Vincent Donovan is best known as the author of the influential bestseller, Christianity Rediscovered (1978). This new book contains the monthly letters he wrote home from Tanzania between 1957 and 1973. These letters give us previously unknown stories: how Donovan met Julius Nyerere, first prime minister of Tanzania; how a group of Protestants attempted to kill him; of his early disastrous attempt to hear confession in Swahili; of the relationship between Donovan's work and Vatican II; and much about the mysterious Sonjo tribe, among whom Donovan spent his last years in Tanzania. They also give insights, from the hilarious to the poignant, into Donovan the man in relationship to his family, his missionary colleagues, and the Maasai. Copies of original photographs are also included. Most significantly, the letters show Donovan's evolution over the years from a young missionary who was passionate about acquiring land for church buildings, into a mature visionary convinced that the only job of the missionary is to preach the gospel. A concluding essay looks at the legacy of Donovan, thirty-five years later, with contributions from three Spiritan missionaries who continue to live out his legacy in Tanzania and elsewhere today. Finally, the essay looks at Donovan's continuing influence on contemporary renewal movements in North America and in Britain. Those who have been inspired by Christianity Rediscovered--missiologists, church renewal leaders, and students of Gospel and culture--will find much here to delight and to challenge. ""When John Bowen let me know that he was editing Vincent Donovan's letters, I was thrilled because Christianity Rediscovered left me wishing for more: more of Donovan's insight into Christian faith and mission, and more insight into Donovan himself. As I read the letters, my curiosity was at once satisfied and intensified. The more I felt I was getting to know this fascinating man, the more I wanted to know . . . Thank God for the example--now more fully available to us, thanks to John Bowen--of that amazing missionary pioneer, Fr. Vincent Donovan."" --Brian D. McLaren author and activist ""The 1950s, when Vincent Donovan began his missionary service, marked the onset of the old age of the missionary movement from the West, and ushered in a new age for the Church. Donovan's book Christianity Rediscovered was one of the seminal works from that era, opening the issues of Gospel and Culture more vividly, perhaps, than any missionary testament had previously done. These letters to family, friends, supporters, and colleagues show the evolution of Donovan's thought; we see the ideas in the book being hammered out in daily personal encounters. The collection forms a splendid commentary on a splendid text and provides a compelling record of the period; more, it leads the reader not only the meaning of mission but into the meaning of the Incarnation itself."" --Andrew F. Walls University of Edinburgh John P. Bowen is Associate Professor of Evangelism at Wycliffe College at the University of Toronto. He is the author of Evangelism for 'Normal' People (2002), The Spirituality of Narnia (2007) and Growing Up Christian (2009).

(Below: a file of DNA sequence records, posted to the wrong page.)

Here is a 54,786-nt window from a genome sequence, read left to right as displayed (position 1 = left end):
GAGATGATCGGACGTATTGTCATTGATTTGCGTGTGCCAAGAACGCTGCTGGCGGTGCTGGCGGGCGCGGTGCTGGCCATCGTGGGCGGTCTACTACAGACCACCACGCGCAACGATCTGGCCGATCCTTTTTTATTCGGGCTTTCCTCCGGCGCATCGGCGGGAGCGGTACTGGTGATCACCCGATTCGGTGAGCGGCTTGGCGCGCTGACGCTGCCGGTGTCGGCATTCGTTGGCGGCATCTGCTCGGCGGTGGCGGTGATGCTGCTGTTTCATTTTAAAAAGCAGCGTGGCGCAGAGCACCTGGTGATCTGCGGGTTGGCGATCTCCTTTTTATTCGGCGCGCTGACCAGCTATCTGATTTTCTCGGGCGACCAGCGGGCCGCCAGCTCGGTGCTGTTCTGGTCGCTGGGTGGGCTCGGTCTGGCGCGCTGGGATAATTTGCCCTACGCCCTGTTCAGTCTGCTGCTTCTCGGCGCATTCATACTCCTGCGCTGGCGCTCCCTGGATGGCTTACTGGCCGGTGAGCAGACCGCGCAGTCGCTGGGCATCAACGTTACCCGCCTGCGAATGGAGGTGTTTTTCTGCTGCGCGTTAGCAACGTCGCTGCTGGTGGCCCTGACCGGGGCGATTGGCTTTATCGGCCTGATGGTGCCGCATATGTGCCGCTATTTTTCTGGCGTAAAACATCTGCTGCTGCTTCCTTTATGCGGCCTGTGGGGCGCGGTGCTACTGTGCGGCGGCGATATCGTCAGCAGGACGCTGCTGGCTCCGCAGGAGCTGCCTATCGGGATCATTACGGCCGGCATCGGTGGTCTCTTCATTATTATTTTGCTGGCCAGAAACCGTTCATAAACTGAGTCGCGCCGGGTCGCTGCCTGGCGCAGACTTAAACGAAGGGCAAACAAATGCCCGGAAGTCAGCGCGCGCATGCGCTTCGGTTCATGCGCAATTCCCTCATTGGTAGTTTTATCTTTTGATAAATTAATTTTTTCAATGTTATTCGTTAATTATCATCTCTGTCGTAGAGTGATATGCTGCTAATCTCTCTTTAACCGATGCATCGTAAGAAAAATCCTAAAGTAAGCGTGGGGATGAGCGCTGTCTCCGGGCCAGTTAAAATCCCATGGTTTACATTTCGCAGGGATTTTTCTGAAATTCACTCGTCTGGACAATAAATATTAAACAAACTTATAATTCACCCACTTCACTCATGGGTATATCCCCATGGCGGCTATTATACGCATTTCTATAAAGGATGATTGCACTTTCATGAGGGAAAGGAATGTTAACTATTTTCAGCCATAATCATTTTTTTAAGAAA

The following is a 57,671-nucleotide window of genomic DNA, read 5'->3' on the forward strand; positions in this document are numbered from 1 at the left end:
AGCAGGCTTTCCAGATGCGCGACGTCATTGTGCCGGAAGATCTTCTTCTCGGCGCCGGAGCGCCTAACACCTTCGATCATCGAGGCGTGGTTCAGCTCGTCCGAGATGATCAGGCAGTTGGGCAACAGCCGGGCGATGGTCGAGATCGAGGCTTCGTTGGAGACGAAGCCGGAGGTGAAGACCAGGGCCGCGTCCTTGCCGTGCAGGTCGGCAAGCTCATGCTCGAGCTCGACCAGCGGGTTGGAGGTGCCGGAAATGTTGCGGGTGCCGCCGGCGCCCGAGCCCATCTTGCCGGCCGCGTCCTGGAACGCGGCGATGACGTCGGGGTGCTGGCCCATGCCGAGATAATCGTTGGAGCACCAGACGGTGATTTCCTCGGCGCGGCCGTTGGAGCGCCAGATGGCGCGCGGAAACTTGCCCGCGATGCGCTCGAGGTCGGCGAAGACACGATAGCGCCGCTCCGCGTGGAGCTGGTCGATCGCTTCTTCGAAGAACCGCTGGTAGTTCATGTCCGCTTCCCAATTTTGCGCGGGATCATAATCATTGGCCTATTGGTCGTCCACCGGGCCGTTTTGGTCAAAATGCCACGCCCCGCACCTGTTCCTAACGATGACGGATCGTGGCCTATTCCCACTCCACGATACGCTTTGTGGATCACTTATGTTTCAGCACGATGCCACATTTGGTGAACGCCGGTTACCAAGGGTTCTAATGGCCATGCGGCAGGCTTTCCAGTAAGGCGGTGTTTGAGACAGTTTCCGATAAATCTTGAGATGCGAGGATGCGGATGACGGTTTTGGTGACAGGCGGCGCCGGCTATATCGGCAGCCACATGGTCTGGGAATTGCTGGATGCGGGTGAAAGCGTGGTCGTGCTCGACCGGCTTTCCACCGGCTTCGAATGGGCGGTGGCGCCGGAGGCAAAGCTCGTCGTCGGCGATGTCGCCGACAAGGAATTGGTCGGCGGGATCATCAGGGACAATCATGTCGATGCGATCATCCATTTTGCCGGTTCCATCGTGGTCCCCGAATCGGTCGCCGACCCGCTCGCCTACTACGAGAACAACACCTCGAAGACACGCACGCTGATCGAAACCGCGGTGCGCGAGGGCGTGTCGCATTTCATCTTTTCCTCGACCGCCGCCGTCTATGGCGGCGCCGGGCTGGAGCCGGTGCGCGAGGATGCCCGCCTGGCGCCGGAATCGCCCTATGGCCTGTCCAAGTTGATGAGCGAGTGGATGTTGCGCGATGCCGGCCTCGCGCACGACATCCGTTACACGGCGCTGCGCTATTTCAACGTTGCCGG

John P. Bowen is Emeritus Professor of Evangelism at Wycliffe College, Toronto. He worked for InterVarsity Christian Fellowship of Canada for twenty years, and then taught at Wycliffe until retirement in 2016. He is the author of Evangelism for Normal People (2002), The Spirituality of Narnia (2007), and Growing Up Christian (2010). He is also the editor of The Missionary Letters of Vincent Donovan (2011), Green Shoots out of Dry Ground (2013), and (with Michael Knowles) Good News Church (2018).
Brian D. McLaren (MA, University of Maryland) is an author, speaker, activist and public theologian. After teaching college English, Brian pastored Cedar Ridge Community Church in the Baltimore-Washington, DC area. Brain has been active in networking and mentoring church planters and pastors for over 20 years. He is a popular conference speaker and a frequent guest lecturer for denominational and ecumenical leadership gatherings in the US and internationally.